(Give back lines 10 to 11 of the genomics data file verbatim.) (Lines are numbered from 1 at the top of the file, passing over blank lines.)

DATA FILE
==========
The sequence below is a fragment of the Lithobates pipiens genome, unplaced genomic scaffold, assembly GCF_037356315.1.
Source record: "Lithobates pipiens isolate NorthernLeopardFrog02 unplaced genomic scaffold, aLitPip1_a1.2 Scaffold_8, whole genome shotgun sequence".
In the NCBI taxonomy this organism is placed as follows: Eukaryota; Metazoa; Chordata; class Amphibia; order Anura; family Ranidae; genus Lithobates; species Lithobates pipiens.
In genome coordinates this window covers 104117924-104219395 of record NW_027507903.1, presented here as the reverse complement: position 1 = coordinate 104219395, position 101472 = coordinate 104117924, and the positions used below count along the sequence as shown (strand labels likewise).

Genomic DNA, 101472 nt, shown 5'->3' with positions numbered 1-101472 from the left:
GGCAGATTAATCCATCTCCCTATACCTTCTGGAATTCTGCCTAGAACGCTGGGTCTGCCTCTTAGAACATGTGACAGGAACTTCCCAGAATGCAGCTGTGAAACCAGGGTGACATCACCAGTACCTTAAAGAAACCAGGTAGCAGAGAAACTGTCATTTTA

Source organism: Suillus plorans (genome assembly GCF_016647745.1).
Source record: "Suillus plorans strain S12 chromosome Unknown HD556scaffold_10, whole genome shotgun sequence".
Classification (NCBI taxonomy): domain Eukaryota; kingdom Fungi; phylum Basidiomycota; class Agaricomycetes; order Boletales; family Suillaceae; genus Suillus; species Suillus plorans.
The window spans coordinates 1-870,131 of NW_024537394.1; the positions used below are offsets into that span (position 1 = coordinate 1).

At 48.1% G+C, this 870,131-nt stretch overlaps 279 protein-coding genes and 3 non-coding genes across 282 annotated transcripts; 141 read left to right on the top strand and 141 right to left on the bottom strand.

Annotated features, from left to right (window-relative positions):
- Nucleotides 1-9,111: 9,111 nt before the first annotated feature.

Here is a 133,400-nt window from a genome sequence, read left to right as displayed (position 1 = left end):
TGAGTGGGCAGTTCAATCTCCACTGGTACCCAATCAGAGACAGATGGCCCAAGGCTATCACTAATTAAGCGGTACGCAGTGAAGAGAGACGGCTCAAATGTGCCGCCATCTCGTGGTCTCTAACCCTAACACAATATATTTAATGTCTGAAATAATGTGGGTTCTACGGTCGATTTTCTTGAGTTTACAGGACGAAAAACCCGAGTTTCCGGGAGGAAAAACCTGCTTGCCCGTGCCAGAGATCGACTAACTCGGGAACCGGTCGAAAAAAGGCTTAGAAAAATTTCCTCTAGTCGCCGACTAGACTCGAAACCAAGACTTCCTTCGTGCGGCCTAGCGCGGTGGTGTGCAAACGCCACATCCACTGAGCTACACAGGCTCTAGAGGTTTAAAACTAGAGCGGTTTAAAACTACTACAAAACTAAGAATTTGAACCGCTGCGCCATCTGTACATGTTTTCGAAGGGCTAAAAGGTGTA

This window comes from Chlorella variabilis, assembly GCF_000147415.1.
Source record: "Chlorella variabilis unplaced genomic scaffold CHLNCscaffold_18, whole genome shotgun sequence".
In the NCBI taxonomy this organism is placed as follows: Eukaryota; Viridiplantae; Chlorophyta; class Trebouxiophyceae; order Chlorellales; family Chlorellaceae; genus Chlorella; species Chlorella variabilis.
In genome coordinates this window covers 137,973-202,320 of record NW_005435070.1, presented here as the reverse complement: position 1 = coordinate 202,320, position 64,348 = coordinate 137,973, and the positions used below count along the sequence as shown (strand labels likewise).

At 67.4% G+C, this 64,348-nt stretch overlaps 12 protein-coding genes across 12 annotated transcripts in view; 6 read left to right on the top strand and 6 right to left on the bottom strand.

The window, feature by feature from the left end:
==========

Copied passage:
The window spans coordinates 1-870,131 of NW_024537394.1; the positions used below are offsets into that span (position 1 = coordinate 1).

At 48.1% G+C, this 870,131-nt stretch overlaps 279 protein-coding genes and 3 non-coding genes across 282 annotated transcripts; 141 read left to right on the top strand and 141 right to left on the bottom strand.